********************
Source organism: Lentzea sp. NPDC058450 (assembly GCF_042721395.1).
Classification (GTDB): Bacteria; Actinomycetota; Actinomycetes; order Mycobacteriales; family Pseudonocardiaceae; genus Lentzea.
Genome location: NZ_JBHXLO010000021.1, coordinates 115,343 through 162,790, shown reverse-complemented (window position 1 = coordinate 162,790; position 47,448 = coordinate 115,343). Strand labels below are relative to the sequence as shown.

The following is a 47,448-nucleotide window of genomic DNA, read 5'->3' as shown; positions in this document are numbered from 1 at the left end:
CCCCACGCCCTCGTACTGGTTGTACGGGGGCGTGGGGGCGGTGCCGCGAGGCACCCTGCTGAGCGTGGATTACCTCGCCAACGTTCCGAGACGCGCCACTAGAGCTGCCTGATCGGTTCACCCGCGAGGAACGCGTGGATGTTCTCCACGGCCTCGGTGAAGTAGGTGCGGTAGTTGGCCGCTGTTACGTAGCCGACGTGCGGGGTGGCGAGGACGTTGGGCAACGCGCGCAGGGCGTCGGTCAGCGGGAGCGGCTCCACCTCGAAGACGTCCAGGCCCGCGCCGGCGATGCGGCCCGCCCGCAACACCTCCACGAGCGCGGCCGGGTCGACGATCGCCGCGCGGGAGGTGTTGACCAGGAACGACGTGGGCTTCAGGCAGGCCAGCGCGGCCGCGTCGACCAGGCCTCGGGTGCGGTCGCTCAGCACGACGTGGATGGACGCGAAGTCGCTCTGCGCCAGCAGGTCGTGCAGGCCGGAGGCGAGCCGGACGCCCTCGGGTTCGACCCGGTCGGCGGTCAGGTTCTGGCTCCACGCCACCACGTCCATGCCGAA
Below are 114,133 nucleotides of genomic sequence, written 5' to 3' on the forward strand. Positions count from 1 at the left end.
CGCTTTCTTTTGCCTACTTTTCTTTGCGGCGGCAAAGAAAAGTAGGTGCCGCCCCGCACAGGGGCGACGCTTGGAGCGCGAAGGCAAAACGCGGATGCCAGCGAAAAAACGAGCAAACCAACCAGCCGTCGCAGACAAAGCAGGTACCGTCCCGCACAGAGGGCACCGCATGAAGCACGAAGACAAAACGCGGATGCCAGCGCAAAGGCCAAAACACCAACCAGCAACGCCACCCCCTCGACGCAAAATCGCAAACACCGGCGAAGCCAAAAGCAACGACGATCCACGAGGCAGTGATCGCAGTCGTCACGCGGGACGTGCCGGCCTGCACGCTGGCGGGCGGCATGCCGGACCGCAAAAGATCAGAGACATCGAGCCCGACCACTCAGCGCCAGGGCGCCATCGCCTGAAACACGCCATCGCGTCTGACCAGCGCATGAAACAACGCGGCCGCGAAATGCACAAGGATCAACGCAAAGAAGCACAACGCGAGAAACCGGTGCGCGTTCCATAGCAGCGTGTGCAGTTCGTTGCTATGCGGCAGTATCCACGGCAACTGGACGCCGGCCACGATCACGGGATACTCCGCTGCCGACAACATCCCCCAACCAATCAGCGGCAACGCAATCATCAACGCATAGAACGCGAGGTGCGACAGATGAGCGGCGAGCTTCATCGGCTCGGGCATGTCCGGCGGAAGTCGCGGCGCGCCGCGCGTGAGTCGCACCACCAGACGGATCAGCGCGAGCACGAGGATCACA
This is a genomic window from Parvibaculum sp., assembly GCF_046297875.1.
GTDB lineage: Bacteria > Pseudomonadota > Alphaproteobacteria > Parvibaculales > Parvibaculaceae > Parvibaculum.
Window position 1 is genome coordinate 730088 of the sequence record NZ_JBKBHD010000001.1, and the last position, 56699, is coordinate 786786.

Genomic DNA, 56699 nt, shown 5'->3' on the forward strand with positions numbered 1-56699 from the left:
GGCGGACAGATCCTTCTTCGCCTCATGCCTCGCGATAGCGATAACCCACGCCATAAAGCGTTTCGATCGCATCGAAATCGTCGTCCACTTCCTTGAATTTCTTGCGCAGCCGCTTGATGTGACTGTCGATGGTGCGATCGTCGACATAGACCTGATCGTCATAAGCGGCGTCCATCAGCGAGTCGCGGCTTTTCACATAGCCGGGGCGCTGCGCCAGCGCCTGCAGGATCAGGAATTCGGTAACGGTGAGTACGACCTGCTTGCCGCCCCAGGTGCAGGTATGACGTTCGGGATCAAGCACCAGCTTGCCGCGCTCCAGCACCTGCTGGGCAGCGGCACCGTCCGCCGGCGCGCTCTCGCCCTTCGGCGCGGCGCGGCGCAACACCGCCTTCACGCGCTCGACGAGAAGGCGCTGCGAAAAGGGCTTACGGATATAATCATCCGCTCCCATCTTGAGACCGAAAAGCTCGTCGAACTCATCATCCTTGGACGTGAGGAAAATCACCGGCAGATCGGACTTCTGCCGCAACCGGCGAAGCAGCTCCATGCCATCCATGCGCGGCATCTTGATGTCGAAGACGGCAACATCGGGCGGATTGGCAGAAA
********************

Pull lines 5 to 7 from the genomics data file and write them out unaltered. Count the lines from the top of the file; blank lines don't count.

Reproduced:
CCCCACGCCCTCGTACTGGTTGTACGGGGGCGTGGGGGCGGTGCCGCGAGGCACCCTGCTGAGCGTGGATTACCTCGCCAACGTTCCGAGACGCGCCACTAGAGCTGCCTGATCGGTTCACCCGCGAGGAACGCGTGGATGTTCTCCACGGCCTCGGTGAAGTAGGTGCGGTAGTTGGCCGCTGTTACGTAGCCGACGTGCGGGGTGGCGAGGACGTTGGGCAACGCGCGCAGGGCGTCGGTCAGCGGGAGCGGCTCCACCTCGAAGACGTCCAGGCCCGCGCCGGCGATGCGGCCCGCCCGCAACACCTCCACGAGCGCGGCCGGGTCGACGATCGCCGCGCGGGAGGTGTTGACCAGGAACGACGTGGGCTTCAGGCAGGCCAGCGCGGCCGCGTCGACCAGGCCTCGGGTGCGGTCGCTCAGCACGACGTGGATGGACGCGAAGTCGCTCTGCGCCAGCAGGTCGTGCAGGCCGGAGGCGAGCCGGACGCCCTCGGGTTCGACCCGGTCGGCGGTCAGGTTCTGGCTCCACGCCACCACGTCCATGCCGAA
Below are 114,133 nucleotides of genomic sequence, written 5' to 3' on the forward strand. Positions count from 1 at the left end.
CGCTTTCTTTTGCCTACTTTTCTTTGCGGCGGCAAAGAAAAGTAGGTGCCGCCCCGCACAGGGGCGACGCTTGGAGCGCGAAGGCAAAACGCGGATGCCAGCGAAAAAACGAGCAAACCAACCAGCCGTCGCAGACAAAGCAGGTACCGTCCCGCACAGAGGGCACCGCATGAAGCACGAAGACAAAACGCGGATGCCAGCGCAAAGGCCAAAACACCAACCAGCAACGCCACCCCCTCGACGCAAAATCGCAAACACCGGCGAAGCCAAAAGCAACGACGATCCACGAGGCAGTGATCGCAGTCGTCACGCGGGACGTGCCGGCCTGCACGCTGGCGGGCGGCATGCCGGACCGCAAAAGATCAGAGACATCGAGCCCGACCACTCAGCGCCAGGGCGCCATCGCCTGAAACACGCCATCGCGTCTGACCAGCGCATGAAACAACGCGGCCGCGAAATGCACAAGGATCAACGCAAAGAAGCACAACGCGAGAAACCGGTGCGCGTTCCATAGCAGCGTGTGCAGTTCGTTGCTATGCGGCAGTATCCACGGCAACTGGACGCCGGCCACGATCACGGGATACTCCGCTGCCGACAACATCCCCCAACCAATCAGCGGCAACGCAATCATCAACGCATAGAACGCGAGGTGCGACAGATGAGCGGCGAGCTTCATCGGCTCGGGCATGTCCGGCGGAAGTCGCGGCGCGCCGCGCGTGAGTCGCACCACCAGACGGATCAGCGCGAGCACGAGGATCACA